‘Financial wellbeing has remained top-of-mind for many Canadians throughout the pandemic’
Even if someone is happy with their job, they may seek alternate employment for better pay.
That’s according to a recent survey that found 74 per cent of Canadians would take a new job if the salary is higher, even if they like their old one.
More than one in five (22 per cent) would leave for a salary increase of 20 per cent, and 17 per cent would leave for an increase of 50 per cent or more.
Only six per cent would leave their organization for a five-per-cent increase in salary, found the survey by LifeWorks.
“The significant financial and social challenges that Canadian workers have faced throughout the pandemic has left many employees feeling apathetic and a sense of burnout, leading to what many are calling ‘the Great Resignation,’" says Paula Allen, global leader and senior vice president, research, and total wellbeing.
"Employers’ support for the wellbeing of their people is a major factor in mitigating this stress and burnout. Financial wellbeing is part of this. Wellbeing is much more than salary. Some with high incomes have low financial wellbeing scores. Support for financial wellbeing includes helping employees with the knowledge and actions needed to feel in control of one’s finances.”
Fifty per cent of employees think they are underpaid and 18 per cent would consider quitting their job if they don't get a raise by year's end, according to a separate survey by Robert Half.
Focusing on financial wellbeing
More than a quarter (27 per cent) of Canadians say they spend their entire paycheque in a typical pay period while seven per cent say they spend more, according to a report from LifeWorks.
Also, 26 per cent of Canadians say they are not confident or unsure they could come up with $2,000 for an unexpected financial need, according to LifeWorks’ survey of 3,000 respondents conducted July 30 to Aug. 5, 2021.
“Financial wellbeing has remained top-of-mind for many Canadians throughout the pandemic, and while many employees have remained frugal to prioritize emergency savings, the research is telling us that a sizable population continues to struggle to balance spending and saving," says Idan Shlesinger, president, retirement and financial solutions and executive vice president at LifeWorks.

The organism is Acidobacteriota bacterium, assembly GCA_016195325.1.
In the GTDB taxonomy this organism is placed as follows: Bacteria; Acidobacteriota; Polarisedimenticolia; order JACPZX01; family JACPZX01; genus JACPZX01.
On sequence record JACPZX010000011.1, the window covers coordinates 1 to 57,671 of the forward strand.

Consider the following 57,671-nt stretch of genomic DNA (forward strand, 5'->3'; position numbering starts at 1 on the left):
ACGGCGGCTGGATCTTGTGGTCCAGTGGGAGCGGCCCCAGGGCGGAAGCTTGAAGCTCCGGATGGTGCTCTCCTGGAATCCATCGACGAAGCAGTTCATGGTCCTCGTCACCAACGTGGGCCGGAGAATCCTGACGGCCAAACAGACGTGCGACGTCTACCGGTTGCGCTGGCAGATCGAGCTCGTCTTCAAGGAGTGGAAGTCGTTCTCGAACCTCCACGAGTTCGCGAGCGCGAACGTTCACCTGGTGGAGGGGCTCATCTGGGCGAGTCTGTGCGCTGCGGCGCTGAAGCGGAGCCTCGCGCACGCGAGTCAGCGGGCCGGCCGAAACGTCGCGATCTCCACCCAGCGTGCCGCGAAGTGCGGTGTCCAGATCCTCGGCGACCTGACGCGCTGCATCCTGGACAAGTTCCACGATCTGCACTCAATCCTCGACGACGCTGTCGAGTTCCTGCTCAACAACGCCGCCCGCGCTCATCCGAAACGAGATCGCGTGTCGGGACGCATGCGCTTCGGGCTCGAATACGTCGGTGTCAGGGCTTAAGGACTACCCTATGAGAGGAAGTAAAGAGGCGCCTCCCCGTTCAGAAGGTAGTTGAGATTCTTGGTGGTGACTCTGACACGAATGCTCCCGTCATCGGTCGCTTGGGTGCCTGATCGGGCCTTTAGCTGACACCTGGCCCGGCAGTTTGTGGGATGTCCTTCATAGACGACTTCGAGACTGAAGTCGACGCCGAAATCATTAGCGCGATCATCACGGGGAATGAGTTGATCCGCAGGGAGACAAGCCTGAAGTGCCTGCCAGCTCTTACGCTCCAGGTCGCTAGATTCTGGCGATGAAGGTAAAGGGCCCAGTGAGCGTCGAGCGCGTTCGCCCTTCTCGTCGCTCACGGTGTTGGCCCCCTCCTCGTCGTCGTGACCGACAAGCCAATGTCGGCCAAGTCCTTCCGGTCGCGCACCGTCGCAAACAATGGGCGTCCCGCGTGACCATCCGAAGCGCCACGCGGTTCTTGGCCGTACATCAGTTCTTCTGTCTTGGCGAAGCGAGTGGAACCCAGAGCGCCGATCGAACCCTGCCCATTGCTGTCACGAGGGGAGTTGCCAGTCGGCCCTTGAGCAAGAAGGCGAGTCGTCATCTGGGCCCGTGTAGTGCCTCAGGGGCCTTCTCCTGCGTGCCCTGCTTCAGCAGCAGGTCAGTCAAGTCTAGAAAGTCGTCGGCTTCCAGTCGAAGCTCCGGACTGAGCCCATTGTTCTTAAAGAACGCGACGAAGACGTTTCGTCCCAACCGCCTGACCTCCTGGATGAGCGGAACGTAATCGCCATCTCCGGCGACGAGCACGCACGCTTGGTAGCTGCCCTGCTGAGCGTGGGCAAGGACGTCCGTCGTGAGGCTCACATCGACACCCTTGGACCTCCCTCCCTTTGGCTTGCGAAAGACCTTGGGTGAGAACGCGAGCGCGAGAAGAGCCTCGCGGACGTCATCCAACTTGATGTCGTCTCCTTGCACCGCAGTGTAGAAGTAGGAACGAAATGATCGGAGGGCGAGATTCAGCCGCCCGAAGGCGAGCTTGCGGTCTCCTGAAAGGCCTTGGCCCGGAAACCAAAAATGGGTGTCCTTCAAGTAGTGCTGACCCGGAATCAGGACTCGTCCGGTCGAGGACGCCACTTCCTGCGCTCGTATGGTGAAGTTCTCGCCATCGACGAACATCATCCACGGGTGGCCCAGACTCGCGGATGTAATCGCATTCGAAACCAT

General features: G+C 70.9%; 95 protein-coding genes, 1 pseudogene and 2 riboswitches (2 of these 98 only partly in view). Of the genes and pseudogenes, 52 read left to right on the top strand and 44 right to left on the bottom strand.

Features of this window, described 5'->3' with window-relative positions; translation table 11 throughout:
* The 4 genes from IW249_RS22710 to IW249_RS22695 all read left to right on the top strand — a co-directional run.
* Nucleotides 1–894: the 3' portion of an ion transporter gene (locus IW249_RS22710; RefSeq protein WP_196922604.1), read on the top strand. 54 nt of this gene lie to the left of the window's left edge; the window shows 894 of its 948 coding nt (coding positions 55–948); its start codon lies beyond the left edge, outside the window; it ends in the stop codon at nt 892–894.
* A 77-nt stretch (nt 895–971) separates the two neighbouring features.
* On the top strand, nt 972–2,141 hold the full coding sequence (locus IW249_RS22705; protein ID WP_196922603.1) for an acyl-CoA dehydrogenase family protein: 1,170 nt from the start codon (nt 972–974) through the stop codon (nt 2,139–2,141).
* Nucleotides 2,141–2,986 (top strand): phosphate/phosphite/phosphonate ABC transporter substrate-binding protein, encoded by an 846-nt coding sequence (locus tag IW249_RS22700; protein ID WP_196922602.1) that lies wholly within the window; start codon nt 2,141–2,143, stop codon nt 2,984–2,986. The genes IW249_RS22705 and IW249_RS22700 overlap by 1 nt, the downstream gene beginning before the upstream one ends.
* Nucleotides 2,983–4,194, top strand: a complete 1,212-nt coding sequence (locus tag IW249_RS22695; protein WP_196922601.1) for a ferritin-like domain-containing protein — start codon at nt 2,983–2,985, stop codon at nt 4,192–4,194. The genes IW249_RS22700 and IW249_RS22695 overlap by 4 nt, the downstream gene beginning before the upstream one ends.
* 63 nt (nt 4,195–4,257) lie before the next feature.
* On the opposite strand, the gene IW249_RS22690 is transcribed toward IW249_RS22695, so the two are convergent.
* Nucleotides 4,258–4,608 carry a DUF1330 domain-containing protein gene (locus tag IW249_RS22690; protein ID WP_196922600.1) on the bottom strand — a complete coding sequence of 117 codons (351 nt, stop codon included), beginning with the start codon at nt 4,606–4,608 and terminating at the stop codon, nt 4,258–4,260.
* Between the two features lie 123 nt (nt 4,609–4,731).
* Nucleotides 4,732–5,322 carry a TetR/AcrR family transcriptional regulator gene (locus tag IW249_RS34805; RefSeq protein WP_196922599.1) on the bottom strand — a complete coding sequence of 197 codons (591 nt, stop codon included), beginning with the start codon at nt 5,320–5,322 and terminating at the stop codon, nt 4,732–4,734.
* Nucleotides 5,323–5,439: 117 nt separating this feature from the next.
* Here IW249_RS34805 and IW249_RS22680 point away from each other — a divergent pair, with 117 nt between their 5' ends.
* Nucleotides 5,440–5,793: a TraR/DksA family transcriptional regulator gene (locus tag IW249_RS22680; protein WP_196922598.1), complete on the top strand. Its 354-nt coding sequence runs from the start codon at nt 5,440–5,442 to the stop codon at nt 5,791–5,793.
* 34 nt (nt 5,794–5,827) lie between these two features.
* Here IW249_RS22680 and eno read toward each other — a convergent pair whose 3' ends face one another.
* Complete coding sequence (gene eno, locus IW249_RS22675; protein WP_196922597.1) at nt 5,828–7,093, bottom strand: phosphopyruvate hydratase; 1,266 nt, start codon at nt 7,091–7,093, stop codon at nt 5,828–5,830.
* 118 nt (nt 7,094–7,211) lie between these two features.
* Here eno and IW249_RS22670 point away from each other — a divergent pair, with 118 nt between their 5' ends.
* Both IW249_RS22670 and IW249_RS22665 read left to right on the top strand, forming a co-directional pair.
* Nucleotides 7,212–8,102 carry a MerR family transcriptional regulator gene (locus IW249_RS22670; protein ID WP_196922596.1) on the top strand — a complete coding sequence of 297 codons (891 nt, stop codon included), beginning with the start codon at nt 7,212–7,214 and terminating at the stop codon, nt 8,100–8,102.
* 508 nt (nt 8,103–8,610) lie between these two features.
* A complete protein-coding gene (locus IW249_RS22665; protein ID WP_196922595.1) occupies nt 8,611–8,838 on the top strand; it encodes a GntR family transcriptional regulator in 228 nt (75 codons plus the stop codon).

"The reality that many Canadians are unable to cover emergency funds is significant cause for concern and demonstrates a clear need for more education on the importance of financial health. Employers play a critical role in employees’ total wellbeing and it’s critical that they step up to address this.”
As the economy reopens, 57 per cent of Canadians are planning to begin spending at pre-pandemic levels on social activities, with 68 per cent looking to increase their travel expenses to pre-pandemic levels, according to another report.
If you don’t yet offer financial wellness benefits, now is the time to introduce them, according to Matt Watson, CEO at Origin, a money management platform provider.
"Don’t fall into the common trap of thinking that you have to invest in an expensive, fully-baked offering upfront. If you don’t have the budget for a comprehensive financial wellness package, start small,” says Watson. “The goal is to show your employees that you hear their concerns and are taking action to address them today.”
As a result of the pandemic, 32 per cent of organizations are accelerating their strategy to improve the financial wellbeing of employees ─ but 25 per cent are decelerating that strategy, according to an earlier survey by Willis Towers Watson.